“I have smart people but I underutilize their potential,” the CEO confessed. “I don’t know what I should do differently though. I feel like I am the #1 bottleneck in my organization.”
My client was right: she was a genius with a thousand helpers, and she needed to become a genius maker in order to accelerate her business growth. Some leaders are great at amplifying the intelligence of others. What do they do differently?
The short answer is: they have developed a number of habits to make people around them smarter. Researcher Liz Wiseman identified these habits in her book “Multipliers.”
Why is it a problem?
Liz Wiseman’s research shows that managers are utilizing just 76% of their direct reports’ capabilities on average. In other words, you pay people for 100% of their time, but you waste 24% of it.
Most of our diminishing tendencies are accidental – despite our best intentions, we diminish our team from time to time.
Accidental diminishing tendencies are obviously a blind spot. But we may not uncover all of them in the feedback from our team members: some love being diminished – because in the short term it makes their life easier.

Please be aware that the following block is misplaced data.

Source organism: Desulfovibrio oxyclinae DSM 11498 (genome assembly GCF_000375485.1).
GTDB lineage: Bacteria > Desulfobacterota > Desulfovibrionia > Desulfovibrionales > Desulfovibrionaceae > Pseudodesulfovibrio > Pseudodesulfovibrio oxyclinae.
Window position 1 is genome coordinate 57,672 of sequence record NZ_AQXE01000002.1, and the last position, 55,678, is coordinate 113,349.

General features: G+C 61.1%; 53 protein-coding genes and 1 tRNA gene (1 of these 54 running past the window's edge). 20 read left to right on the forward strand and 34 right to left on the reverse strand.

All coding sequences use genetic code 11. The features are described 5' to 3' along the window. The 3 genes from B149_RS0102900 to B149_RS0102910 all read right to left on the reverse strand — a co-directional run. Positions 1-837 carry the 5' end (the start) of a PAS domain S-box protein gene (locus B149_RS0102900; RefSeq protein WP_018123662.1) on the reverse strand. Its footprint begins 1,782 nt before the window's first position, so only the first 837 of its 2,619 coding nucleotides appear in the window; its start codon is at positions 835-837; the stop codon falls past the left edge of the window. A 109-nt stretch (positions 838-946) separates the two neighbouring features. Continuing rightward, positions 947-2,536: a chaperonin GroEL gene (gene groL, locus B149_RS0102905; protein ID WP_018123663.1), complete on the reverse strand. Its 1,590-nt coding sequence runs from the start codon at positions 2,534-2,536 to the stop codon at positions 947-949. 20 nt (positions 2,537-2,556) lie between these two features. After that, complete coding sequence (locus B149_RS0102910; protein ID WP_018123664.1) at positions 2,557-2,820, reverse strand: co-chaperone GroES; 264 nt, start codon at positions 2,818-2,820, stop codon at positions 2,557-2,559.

Regardless of whether our diminishing tendencies are accidental or not, the impact, in the long run, is that they curtail the personal development of our team members, prevent us from accessing our team’s full intelligence, and consequently increase our frustration about our team’s inability to rise to the challenges – and ultimately prevent us from growing our business to its full potential.
How can I become more of a Multiplier and less of a Diminisher?
Multipliers “make people around them smarter and more capable; they assume that people are smart and will figure it out. They believe that intelligence and abilities can be cultivated through effort.” Diminishers on the other hand assume that people “can’t figure it out without them; they have a fixed mindset towards their team members’ intelligence.”
By analyzing data on more than a hundred leaders Liz Wiseman’s team was able to identify 5 disciplines that differentiate Multipliers from Diminishers. You can find out about how to become more of a Multiplier and less of a Diminisher here: Are you a genius or a genius maker? – Ambrose Growth | Business Coaching.